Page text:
The attacks on the World Trade Center and the Pentagon showed the world how much some people hate freedom. Some don't like free trade, freedom of speech, freedom of the press, freedom of assembly or freedom to petition the government. They believe an elite group should dictate to the masses how life should be lived.
This is not a new issue, of course. For more than 200 years we Americans have wrestled with what role the government should play in light of our strong beliefs in freedom. Last century's Cold War, in fact, was primarily about the balance between individual freedom and governmental authority. Communist nations argued that a central command structure was more reasonable and that everyone could benefit if a select group of people had all the power.
Most Western nations took the opposite approach. We said if people were allowed to be free, with as little central control as possible, they would improve themselves. We argued that when individuals are given the freedom to improve their own lives, the entire group is improved.
The unintended consequences of both streams of thought have been remarkable. The centrally controlled system stifled innovation and productivity, resulting in things such as massive poverty. Those who defended personal freedom and liberty, though, discovered a miracle: In freedom, the human spirit becomes creative, innovative and productive and finds powerful and genuine reasons to build community. Thus, those who gave individuals the freedom to live their own lives ended up creating so many products and services, and so much wealth, that the standard of living was raised for virtually everyone, and the opportunities created seemed endless.
So, what does this have to do with church leadership? Everything. As church leaders, we're wrestling with the idea of freedom in our churches every week: What do we do with the people in our churches who want to be involved? What do we do when people have their own unique ideas about ministry?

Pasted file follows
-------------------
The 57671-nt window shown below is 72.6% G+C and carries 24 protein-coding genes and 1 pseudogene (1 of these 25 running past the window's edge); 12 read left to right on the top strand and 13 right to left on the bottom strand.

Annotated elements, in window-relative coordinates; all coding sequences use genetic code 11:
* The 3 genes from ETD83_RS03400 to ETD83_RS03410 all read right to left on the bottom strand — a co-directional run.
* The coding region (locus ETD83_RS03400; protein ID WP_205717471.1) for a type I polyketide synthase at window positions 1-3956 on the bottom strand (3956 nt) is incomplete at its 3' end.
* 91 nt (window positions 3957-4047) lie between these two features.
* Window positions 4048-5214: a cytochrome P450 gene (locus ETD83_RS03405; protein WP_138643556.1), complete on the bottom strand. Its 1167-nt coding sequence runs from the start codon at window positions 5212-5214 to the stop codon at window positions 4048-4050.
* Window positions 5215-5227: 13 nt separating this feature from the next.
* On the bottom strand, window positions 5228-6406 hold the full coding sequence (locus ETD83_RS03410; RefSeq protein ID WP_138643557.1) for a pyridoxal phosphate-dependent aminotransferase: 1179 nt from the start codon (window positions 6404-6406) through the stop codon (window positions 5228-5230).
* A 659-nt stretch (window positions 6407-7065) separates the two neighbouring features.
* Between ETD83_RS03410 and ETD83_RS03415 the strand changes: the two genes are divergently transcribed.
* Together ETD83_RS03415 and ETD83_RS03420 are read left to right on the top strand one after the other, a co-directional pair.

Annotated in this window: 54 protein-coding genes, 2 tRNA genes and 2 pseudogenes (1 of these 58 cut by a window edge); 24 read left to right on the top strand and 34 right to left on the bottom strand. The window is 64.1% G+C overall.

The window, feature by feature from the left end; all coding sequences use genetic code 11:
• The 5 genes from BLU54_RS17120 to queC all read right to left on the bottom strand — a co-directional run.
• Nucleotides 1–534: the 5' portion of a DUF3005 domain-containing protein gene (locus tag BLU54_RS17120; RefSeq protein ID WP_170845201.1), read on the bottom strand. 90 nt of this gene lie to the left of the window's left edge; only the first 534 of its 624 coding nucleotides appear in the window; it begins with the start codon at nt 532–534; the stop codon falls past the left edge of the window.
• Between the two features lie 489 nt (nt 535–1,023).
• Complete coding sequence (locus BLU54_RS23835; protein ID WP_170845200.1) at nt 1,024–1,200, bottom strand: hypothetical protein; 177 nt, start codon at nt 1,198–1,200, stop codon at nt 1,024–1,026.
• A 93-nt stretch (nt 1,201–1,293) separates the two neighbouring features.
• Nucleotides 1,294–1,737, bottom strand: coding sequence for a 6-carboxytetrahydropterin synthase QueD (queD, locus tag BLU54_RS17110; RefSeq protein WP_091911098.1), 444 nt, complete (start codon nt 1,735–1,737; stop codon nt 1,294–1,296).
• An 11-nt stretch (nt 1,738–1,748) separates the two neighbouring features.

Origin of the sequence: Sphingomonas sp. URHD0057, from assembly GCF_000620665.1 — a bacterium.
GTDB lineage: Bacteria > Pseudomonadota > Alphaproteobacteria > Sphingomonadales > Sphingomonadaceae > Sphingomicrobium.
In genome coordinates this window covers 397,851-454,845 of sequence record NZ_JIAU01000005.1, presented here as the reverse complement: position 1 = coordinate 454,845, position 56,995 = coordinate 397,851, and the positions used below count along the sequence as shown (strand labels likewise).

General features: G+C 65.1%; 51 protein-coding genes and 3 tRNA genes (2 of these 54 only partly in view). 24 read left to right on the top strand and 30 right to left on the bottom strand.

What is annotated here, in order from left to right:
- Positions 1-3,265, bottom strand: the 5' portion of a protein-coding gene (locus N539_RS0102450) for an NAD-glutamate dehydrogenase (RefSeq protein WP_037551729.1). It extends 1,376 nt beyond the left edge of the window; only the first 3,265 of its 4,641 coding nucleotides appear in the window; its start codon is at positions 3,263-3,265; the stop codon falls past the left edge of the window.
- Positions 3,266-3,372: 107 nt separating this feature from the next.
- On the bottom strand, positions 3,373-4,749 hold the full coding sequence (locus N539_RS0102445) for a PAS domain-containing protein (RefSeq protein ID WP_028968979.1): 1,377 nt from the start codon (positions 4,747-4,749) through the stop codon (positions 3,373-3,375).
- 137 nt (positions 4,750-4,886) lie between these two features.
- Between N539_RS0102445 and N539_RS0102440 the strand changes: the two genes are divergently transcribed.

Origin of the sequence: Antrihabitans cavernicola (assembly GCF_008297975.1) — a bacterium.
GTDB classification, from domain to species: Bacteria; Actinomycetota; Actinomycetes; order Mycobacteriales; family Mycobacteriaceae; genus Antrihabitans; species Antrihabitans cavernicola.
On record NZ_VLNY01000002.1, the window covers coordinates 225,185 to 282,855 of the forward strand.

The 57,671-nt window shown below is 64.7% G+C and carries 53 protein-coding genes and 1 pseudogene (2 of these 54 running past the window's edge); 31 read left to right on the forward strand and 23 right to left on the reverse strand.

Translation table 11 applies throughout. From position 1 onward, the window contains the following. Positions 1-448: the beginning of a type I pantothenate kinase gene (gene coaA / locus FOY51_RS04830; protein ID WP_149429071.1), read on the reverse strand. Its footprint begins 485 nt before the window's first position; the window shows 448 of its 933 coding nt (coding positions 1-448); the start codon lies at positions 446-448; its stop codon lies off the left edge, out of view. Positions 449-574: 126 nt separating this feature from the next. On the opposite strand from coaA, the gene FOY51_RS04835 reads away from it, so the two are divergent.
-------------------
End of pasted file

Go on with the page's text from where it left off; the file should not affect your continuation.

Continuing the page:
We have a profound choice to make in the administration of our churches: Do we "fly airplanes" into the innovative, creative people in our churches, or do we embrace the ideals--and live with the risks--of freedom?
I do believe we need order. I believe we need systems. But the purpose of order and systems is to enable people to produce the wonderful things God has inspired them to do by His Spirit and His Word. The systems we create in our churches should not restrict people but liberate people. Systems should set people free to fulfill their callings.
When we make the people in our churches jump through too many bureaucratic hoops, it won't be long before they stop jumping and figure out we're essentially just forcing them to do things the way they've always been done. Systems that are too rigid produce discouragement and poverty in our churches because people soon learn that creativity is not rewarded.
The church I pastor doesn't grow because I've figured out how to make people do church my way. Our church grows because the people have something great within them that, when unleashed, produces awesome ministry. I'm not trying to get people behind my vision; I'm trying to get behind their vision.
Simply put, when the individuals in our churches prosper in their personal ministries, the congregations as a whole prosper. So don't fight against those who want freedom; instead, encourage them.
Ted Haggard pastors New Life Church in Colorado Springs, Colorado. He is the co-author with John Bolin of Confident Parent/Exceptional Teenagers.